Geoffrey Barre, 5330 Hutchison #4, Montreal, Quebec, H2V 4B3, Canada. e-mail: firstname.lastname@example.org
Eros deute m'o lusimeles donei,
glukupikron amakhanon orpeton.
Scholars are unanimous in construing the second line of this fragment with 'Eros' in line 1.(1) In the first line, subject and object are resolved both grammatically and logically: 'Eros - me'. In the second line, however, a phrase that can stand in apposition to either the subject or the object of the preceding line or to the sentence as a whole, we have two adjectives qualifying a neuter noun. We do indeed find 'glukupikros' used as an epithet of Eros by the Alexandrian poet Posidippus (2), and a close parallel is provided by Theognis (3). But must we assume that it can only qualify Eros here, in its first attested use? People can be 'pikros/-a' and 'glukus/-eia' (4), 'amakhanon' can be either active ('helpless') or passive ('irresistible') in sense (5), and it seems plausible that human beings can be ranged among the 'herpeta' (6). Lastly, the extreme contiguity yet separability of subject and object in line 1, 'm'o', duplicated in the compound adjective 'lusimeles' and forming a neat chiasmus with it, is thrown into the confusion of the second line where Eros and the lover are seemingly fused into one 'creature', 'irresistible' and 'helpless', literally shaken by the play of conflicting, 'sweet-bitter' emotion. (7) I would like to suggest that the ambiguity is intentional and, in the end, irresolvable. With these beautifully contrived, coalescent lines Sappho leaves us breathless and wondering.
Eros again halves and cleaves
two hands two feet
one lip bitter
1. For example, D.L. Page, Sappho and Alcaeus (Oxford, 1955), p. 136 and n. 3 or, more recently, D.A. Campbell, The Golden Lyre: Themes of the Greek Lyric Poets (London, 1983), pp. 17-18.
2. Posidippus I in A.S.F. Gow & D.L. Page (eds.), The Greek Anthology: Hellenistic Epigrams (Cambridge, 1965), Vol. 1, p. 166, l. 3057 and the commentary in Vol. 2, p. 485; cf. Meleager LXI in Hellenistic Epigrams, Vol. 1, p. 233, l. 4310, where the adjective is transferred by enallage to Eros' 'belos'.
3. Theognis 1353-1354: 'pikros kai glukus esti...eros'.
4. See Theognis 301 and Solon 13.5 W., admittedly not in erotic contexts, and Sappho 102.1 (Voigt) which begins: 'Glukea mater'.
5. For the active sense, see Odyssey 19.363 and Bacchylides I.61 (Jebb); cf. Alcaeus 364.2 (Voigt): ' . . . Amakhaniai sun adelpheai'. For the passive, h. Merc. 434: 'eros . . . amekhanos'. Generally, see LfgrE s.v. amekhanos, cols. 632-633: ' . . . charakterisiert -os eine Pers. in ihrem Handeln (ist also aktiv); . . . bezieht es sich (passivisch) auf die Art der Behandlung einer Pers., einer Situation u.a'.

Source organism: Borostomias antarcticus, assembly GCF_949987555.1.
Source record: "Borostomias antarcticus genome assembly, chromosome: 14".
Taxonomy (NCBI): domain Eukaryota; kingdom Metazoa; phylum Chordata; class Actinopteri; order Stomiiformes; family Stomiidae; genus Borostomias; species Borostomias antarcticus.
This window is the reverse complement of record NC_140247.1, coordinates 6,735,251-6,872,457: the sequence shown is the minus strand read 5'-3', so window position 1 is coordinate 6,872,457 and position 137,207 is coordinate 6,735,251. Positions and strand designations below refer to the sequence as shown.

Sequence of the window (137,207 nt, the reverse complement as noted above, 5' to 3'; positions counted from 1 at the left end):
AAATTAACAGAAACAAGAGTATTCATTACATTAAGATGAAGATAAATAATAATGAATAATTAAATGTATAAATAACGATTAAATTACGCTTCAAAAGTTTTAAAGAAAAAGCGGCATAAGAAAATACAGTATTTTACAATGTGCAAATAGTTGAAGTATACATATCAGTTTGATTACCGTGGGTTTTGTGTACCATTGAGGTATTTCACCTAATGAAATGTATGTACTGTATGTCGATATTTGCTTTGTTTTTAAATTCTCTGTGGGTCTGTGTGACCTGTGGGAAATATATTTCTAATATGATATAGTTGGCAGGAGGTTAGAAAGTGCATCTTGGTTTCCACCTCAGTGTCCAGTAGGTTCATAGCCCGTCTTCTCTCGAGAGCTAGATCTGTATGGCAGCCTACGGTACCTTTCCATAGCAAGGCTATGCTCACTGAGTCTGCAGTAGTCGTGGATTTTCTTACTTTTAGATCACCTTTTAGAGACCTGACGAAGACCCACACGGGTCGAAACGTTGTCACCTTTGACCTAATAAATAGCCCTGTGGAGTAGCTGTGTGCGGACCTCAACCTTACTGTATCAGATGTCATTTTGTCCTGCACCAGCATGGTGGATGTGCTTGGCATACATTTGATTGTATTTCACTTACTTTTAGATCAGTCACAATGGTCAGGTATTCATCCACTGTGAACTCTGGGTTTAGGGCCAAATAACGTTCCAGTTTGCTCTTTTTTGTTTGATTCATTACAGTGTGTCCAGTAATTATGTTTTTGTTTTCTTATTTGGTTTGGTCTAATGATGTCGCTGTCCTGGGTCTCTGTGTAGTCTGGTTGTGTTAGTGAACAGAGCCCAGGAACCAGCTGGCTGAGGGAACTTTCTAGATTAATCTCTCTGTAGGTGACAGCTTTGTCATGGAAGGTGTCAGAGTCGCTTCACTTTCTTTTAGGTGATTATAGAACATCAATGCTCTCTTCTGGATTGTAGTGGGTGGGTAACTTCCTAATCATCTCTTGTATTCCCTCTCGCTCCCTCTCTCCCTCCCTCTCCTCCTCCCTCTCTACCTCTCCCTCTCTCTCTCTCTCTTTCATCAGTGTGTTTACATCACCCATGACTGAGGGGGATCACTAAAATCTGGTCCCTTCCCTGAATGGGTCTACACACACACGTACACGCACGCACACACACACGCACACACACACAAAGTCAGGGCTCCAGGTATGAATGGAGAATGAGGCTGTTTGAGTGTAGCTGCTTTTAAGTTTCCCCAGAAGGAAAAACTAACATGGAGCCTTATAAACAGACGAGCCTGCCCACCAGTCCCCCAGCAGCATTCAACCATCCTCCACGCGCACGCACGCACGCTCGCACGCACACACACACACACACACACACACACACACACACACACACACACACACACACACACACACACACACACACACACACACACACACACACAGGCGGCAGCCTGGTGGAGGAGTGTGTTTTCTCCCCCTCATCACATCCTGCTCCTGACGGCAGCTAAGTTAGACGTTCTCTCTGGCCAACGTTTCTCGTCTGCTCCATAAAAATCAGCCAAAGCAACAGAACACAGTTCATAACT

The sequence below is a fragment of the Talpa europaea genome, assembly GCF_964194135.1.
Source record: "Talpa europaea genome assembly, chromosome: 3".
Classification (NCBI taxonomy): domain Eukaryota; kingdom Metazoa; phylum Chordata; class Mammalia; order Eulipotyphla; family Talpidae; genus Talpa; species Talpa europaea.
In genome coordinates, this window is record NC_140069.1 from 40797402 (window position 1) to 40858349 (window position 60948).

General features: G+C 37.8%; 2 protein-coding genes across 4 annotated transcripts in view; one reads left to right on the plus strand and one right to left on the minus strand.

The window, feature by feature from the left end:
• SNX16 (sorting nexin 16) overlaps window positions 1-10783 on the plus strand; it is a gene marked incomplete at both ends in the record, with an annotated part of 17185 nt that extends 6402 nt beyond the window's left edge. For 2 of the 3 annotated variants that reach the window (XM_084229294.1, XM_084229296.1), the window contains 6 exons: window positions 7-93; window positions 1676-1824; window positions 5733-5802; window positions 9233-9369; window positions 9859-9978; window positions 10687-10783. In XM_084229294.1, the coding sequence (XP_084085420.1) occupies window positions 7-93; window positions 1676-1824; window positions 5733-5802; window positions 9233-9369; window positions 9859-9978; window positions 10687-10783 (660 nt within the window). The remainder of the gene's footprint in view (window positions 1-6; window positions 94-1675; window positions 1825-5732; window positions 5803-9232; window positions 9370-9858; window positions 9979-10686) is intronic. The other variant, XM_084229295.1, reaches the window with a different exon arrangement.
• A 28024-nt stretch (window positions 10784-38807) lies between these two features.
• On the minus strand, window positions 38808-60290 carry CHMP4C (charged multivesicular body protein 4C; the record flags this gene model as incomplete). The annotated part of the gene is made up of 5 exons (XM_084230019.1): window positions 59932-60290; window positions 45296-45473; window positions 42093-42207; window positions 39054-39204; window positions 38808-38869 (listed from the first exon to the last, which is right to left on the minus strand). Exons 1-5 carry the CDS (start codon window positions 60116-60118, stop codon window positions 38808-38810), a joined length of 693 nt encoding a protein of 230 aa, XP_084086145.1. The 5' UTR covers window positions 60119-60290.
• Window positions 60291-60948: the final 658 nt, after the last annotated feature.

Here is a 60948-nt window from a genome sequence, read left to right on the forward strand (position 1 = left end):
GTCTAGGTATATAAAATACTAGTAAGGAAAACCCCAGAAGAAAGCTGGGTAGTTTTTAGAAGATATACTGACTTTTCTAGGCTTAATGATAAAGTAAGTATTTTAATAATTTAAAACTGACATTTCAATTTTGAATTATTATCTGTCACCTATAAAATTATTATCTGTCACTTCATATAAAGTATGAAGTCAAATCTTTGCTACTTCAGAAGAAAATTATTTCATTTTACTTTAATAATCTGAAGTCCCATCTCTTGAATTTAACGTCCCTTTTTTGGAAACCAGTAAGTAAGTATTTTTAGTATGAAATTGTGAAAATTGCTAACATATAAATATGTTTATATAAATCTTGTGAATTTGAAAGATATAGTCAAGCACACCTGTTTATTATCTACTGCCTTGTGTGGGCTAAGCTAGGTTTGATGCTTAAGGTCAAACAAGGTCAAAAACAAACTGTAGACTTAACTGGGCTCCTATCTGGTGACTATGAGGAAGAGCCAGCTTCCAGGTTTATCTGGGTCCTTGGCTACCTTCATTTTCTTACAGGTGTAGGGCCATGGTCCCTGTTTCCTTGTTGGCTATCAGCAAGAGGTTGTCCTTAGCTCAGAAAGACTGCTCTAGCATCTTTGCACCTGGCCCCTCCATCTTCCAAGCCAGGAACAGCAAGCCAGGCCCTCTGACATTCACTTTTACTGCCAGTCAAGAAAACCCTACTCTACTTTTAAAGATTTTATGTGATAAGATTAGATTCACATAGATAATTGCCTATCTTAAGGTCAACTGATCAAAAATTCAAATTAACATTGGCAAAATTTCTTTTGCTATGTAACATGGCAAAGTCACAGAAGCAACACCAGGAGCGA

6. Most lexicons define 'herpeton' as an animal or beast that goes about on all fours. Where the qualification 'on all fours' comes from, I do not know. The earliest instances of the word are, apart from this fragment, Odyssey 4.418, Alcman fr. 89.3 (Davies), Semonides fr. 13.1 W., and Heraclitus fr. 11 D. Stephanie West (in Alfred Heubeck, Stephanie West and J.B. Hainsworth, A Commentary on Homer's Odyssey Vol. I [Oxford, 1988], p. 220) on Odyssey 4.418 properly translates 'herpeta' as 'moving things'. Jean Bollack and Heinz Wismann (in Jean Bollack and Heinz Wismann, Heraclite ou la Separation [Paris, 1972\, p. 85) on Heraclitus fr. 11 D. think 'herpeta' designates 'l'ensemble des especes qui vivent a la surface de la terre . . . que ce soient les oiseaux, les hommes, ou les poissons'. The verb 'herpein' is employed to describe the motion of human beings at Iliad 17.447 (= Odyssey 18.131) and Odyssey 17.158. At Xenophon Memorabilia 1.4.11, I would argue that the distinction being made is not between 'herpeta' and 'anthropoi', but between the 'herpeta' who were given feet and the 'herpeta', specifically 'anthropoi', who were given hands as well. Finally, see Hesychius (ed. K. Latte) s.v. 'herpeta': 'ta apoda, para to eis ten eran peptokenai; katakhrestikos de kai ta loipa ton alogon zoion kai anthropoi; geina gar kai epigeia panta', which more than implies that it was used, in his opinion wrongly, of human beings.
7. Cf. Sappho 51 (Voigt): 'ouk oid' otti theo; duo moi ta noemata'.
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Electronic Antiquity Vol. 1 Issue 3 - August 1993 edited by Peter Toohey and Ian Worthington email@example.com ISSN 1320-3606